Demna Gvasalia’s Vetements label will instead show in June and January. That’s when most labels show their menswear for the main season and pre-collections for womenswear. Not sure if it has anything to do with giving him a clearer run at main season for his new Balenciaga gig, of course.

However, CEO Guram Gvasalia, told Vogue.com the brothers want to cut out the need for pre-collections, get their product on sale faster so copyists don’t get there first, and stop overproduction. That’s no surprise given how much product is marked down at the end of the season.

He also said current seasonal schedules are “insane” and damage creativity.

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Now, neither Vetements nor Tom Ford have ever fallen in with the crowd and done things traditionally, so perhaps it’s not such a shake-up as it would seem.

Burberry is still the biggest name to make this change and it would maybe take the same decision from Dior, Prada, Marc Jacobs and more, to really suggest that the rule book is being torn up in terms of show timings.

But in terms of instant delivery, that’s definitely been happening more widely. Both Moschino and Versace’s Versus have already gone down the instant availability post-show route, as have number of other labels.

Lots of fashion’s talking heads are discussing this at length but it’s still not clear how it will play out.

Maybe we shouldn’t be so concerned. After all, the oh-so-traditional haute couture has been around for over a century and has always been the ultimate in instant availability as it shows spring/summer in January and autumn/winter in July. The only waiting involved is the several weeks while the million-plus beads are hands-stitched onto your £100,000 dress.

This post first appeared on Trendwalk.net, a style-meets-business blog by journalist, trends specialist and business analyst, Sandra Halliday

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Comment Editor's pick social media

Luxury brands are missing out by snubbing the hashtag offline

This post first appeared on WGSN.com/blogs

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Browsing through the September issues on our desks this month and one thing that particularly sprang to mind – other than the models reclaiming the front covers – was the dearth of hashtags being used in any of the season’s big fashion campaigns.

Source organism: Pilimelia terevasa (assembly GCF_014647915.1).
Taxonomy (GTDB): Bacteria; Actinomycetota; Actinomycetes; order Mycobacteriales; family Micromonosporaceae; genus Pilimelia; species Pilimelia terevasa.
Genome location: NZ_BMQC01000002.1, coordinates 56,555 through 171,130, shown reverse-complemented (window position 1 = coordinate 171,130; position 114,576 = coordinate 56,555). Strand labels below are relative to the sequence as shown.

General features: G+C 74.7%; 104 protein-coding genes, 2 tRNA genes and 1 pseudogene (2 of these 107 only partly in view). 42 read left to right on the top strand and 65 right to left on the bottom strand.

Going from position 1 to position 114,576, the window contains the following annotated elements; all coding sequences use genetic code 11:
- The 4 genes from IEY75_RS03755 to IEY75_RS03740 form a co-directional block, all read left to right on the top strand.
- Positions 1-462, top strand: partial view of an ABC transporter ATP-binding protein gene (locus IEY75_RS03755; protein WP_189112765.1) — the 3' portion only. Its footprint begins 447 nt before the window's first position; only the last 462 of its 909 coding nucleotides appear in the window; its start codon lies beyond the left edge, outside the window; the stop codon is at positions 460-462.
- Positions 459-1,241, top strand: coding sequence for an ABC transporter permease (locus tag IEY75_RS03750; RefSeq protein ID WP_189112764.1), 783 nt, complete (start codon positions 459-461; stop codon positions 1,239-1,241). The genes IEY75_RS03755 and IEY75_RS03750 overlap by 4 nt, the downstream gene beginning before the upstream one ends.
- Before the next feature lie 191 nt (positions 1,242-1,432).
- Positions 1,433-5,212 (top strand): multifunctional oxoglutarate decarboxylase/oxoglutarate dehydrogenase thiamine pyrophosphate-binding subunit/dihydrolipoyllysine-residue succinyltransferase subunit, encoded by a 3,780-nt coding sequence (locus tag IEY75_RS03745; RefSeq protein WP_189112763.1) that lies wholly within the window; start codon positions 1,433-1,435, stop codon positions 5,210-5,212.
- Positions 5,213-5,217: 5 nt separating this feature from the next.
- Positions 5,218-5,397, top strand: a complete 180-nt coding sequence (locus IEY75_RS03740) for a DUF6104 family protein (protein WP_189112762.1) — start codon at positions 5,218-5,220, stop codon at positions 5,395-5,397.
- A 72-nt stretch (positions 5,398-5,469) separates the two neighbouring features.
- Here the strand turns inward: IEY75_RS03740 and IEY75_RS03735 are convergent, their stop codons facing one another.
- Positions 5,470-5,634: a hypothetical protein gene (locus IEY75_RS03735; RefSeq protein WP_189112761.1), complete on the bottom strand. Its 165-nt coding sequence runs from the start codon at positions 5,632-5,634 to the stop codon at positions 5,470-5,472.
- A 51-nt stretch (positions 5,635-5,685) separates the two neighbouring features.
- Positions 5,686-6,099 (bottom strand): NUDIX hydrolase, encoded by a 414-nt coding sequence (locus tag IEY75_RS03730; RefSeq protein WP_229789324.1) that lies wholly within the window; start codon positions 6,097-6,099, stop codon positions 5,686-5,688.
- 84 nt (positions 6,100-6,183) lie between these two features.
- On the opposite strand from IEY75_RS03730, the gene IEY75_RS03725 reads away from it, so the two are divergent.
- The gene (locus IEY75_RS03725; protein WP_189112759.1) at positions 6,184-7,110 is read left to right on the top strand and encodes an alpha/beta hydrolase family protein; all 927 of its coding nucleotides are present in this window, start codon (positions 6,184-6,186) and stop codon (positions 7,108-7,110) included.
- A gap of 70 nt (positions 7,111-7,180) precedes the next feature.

Reporting on this space used to mean buying a stack of said publications twice yearly and physically scanning in the relevant pages, or calling up PRs and asking them to courier over a CD with their high res images saved on. WGSN covers in the region of 400 brands each season – the best of everything from designers through to retailers, denim brands, sportswear companies and more. It’s a mega feat, added to with a big chunk of analysis about the visual trends of the season, the new models to know about and more.

Of course the task started to simplify (at least a little) a few years ago as slowly but surely the brands used this creative work not just for advertising, but also as a method of PR, pushing out the imagery across their own social channels as a story in its own right to mark the beginning of the season when collections were hitting stores. Today, you only need to source a Facebook album, look to recent Instagram posts or search through Pinterest to quickly find the assets for numerous companies.

This huge focus on social releases has become the norm – and the sharing that ensues is equally unsurprisingly (particularly when you have the likes of social queen Cara Delevingne posting her campaigns for Burberry, Chanel, Topshop and Mulberry to name a few to help push them).

So why then, are so few taking advantage offline of the hashtag – the very thing that social now centres around to inspire and curate said sharing further? Fashion retains an enormous focus on placing its ads in print publications, yet next to no brands have employed a humble tag on any of their work featured in them.

Lots are talking about it back online. Topshop has #ilovetopshop, AG Jeans has #whatmovesme, but few have integrated that social concept into the real world in order to tie their campaigns wholeheartedly together. In fact, Calvin Klein’s #mycalvins campaign (as pictured) is one of the only ones.

Stepping away from fashion, the uptake of hashtags in TV ads is significantly on the rise. At the Super Bowl in March 2014, 57% of commercials featured them, up from 50% in 2013 and 25% in 2012. Resulting mentions across social during that time were, as expected, significantly higher.

So where’s the gap with fashion? Is it as simple as hashtags not fitting in with the aesthetic of the campaign in terms of the preferred direction of these brands? Quite likely.

But there’s also a little part of the scenario that makes me wonder whether this is a classic case of brands wanting consumers to share, but not wanting to suggest they’d like that to be the case. Admitting to digital in a print publication is too close to that whole democratisation of luxury debate that the industry still isn’t quite able to shake off.

If Delevingne sharing with her six million Instagram followers is anything to go by mind you, I’d say it’s finally time.